There are numerous myths surrounding HIV and AIDS that need to be busted. Here are some of them.
HIV is a major epidemic across the globe, having taken millions of people in its grasp. The one reason why this still remains a taboo topic is lack of awareness. People have many misconceptions about this condition that stops them from talking about HIV let alone seeking treatment. A lot of people do not know the basics like the fact that HIV and AIDS are different. Or that untreated HIV may lead to AIDS.
We spoke to Dr Monalisa Sahu, Consultant Infectious Diseases, Yashoda Hospitals, Hyderabad, to uncover the many myths surrounding the disease.
Recently, a case in Uttar Pradesh came into the limelight where a pregnant woman lost her child as doctors refused to attend to her because she was HIV positive. She remained ignored for hours after she went into labour because doctors felt they might get the infection upon touching her. This is a level of ignorance that is astounding coming from medical professionals.
HIV is a non-communicable disease. One can get HIV-positive only after coming in direct contact with body fluids that have traces of blood. A person gets HIV in certain circumstances like through sexual intercourse, shared needles with infected blood, from unmedicated pregnant mother to baby in the womb, through breastfeeding, and direct contact with infected blood.
The fact is even newly infected individuals should start treatment early on to protect their immune system. Keeping them virally suppressed will not only protect them but will also protect their families and partners. People on HIV treatment have been responding well to treatment, and are 96% less likely to pass on HIV to their partners.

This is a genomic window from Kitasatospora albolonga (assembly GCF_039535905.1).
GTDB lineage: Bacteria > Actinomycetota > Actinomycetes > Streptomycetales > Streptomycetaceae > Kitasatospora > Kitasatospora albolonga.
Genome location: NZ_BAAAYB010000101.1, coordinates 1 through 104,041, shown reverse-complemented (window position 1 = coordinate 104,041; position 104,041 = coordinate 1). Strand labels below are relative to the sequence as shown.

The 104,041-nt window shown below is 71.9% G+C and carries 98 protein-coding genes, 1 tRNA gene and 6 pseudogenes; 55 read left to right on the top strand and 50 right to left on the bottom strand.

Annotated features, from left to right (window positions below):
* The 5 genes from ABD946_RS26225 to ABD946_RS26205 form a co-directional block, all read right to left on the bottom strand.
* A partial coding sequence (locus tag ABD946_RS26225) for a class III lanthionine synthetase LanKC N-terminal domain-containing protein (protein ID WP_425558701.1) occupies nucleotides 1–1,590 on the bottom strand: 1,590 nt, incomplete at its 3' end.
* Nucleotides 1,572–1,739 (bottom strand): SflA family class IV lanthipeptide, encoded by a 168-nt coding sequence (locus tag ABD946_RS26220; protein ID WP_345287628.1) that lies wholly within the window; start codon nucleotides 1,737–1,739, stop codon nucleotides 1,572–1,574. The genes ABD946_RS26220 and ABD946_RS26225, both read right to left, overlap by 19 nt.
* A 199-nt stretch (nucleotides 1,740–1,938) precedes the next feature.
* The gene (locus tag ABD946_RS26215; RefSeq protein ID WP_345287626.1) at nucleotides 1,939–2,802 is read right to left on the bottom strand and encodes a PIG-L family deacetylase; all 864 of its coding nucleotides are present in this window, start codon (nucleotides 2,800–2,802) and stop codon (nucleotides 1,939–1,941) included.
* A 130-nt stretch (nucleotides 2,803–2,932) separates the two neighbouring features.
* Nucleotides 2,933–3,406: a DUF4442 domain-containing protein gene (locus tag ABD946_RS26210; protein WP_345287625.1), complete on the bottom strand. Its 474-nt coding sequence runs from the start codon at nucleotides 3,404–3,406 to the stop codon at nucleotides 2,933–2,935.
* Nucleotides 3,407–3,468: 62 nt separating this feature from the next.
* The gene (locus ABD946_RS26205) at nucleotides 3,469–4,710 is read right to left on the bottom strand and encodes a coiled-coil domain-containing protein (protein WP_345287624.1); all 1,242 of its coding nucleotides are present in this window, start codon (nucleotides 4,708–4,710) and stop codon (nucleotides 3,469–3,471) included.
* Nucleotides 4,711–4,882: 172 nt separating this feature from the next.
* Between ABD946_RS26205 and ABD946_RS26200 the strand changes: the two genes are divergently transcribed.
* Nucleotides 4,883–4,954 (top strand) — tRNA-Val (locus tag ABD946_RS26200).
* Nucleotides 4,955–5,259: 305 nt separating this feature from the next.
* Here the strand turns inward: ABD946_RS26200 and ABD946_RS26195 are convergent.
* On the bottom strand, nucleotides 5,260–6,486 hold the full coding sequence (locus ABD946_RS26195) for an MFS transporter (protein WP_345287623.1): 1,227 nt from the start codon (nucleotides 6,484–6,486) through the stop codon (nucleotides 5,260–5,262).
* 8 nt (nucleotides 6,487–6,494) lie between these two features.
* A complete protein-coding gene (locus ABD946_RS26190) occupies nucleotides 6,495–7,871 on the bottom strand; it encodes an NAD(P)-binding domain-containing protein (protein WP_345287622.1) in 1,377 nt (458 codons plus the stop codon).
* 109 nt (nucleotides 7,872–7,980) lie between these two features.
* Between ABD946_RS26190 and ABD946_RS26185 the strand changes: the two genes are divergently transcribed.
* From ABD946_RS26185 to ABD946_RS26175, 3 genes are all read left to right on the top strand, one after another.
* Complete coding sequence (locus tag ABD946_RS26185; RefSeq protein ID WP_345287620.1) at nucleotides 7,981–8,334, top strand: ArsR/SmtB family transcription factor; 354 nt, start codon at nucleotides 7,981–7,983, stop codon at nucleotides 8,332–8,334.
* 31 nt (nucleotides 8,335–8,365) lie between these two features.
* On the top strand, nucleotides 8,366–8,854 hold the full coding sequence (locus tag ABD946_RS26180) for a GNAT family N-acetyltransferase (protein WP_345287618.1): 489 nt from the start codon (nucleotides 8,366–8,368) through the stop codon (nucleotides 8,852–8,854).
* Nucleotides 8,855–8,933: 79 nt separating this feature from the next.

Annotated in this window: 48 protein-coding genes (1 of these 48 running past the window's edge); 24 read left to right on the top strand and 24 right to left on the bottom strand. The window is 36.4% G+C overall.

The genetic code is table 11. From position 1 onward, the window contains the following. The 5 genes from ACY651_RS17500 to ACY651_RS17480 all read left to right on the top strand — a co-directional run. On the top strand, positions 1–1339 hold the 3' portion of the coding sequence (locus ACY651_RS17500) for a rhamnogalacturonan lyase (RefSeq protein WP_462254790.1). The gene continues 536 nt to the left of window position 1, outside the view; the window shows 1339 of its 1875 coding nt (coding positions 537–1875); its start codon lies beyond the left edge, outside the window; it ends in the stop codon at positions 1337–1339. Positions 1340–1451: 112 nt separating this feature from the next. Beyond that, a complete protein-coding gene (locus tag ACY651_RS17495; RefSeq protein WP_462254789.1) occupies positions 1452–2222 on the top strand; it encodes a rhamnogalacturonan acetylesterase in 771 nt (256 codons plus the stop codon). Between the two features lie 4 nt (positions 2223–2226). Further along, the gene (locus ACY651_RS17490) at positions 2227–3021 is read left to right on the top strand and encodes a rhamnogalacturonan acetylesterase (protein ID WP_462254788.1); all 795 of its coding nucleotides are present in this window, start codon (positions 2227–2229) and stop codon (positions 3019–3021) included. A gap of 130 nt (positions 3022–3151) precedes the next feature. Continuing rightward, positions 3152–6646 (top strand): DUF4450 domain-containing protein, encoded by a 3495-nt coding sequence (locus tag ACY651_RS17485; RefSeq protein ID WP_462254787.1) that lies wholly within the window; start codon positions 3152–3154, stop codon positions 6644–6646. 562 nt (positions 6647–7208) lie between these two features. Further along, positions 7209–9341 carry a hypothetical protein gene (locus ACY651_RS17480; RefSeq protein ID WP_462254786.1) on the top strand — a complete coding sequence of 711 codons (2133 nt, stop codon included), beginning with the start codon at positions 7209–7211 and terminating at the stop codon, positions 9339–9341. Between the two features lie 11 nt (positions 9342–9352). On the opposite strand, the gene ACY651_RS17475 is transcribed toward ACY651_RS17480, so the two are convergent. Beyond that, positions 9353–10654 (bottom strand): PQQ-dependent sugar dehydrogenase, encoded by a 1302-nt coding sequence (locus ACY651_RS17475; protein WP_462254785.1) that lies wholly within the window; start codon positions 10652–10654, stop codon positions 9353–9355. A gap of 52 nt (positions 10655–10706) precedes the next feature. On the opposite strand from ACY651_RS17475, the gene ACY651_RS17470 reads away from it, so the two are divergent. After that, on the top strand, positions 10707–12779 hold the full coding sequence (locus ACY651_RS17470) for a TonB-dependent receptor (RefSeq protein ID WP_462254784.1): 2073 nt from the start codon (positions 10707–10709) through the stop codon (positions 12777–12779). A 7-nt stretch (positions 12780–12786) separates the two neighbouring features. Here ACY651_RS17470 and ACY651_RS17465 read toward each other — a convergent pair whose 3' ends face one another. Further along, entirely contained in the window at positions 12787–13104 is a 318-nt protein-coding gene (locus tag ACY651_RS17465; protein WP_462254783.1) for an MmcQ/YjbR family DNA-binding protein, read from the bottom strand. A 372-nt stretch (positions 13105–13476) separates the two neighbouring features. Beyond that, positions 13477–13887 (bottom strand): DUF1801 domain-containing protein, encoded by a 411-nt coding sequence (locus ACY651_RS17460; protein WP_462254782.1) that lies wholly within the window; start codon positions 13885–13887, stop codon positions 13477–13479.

The fact is if a pregnant woman is HIV positive, the baby will not necessarily become infected. Providing antiretroviral drugs to protect and prevent mother to child transmission have been very successful. Sperm washing and artificial insemination can further decrease the risk.
The reality is HIV is the virus that causes the disease, which may lead to AIDS in a few cases, where appropriate treatment is not initiated early enough. With the right treatment, HIV positive people can lead their entire lives without getting AIDS, which is the final stage of the disease when the body’s immune system is severely damaged.
With the availability of the highly effective antiretroviral therapy, the life-span of these individuals is almost at par with everyone else. Treatment for HIV has improved dramatically over the years. If compliant with the appropriate medications, they can lead an almost normal life with no signs and symptoms for most of the part of their life-span.
These are some of the strangest myths that a lot of people still believe about HIV. It is necessary to spread awareness to reduce the risk of HIV and AIDS as well as to help people seek needful treatment.
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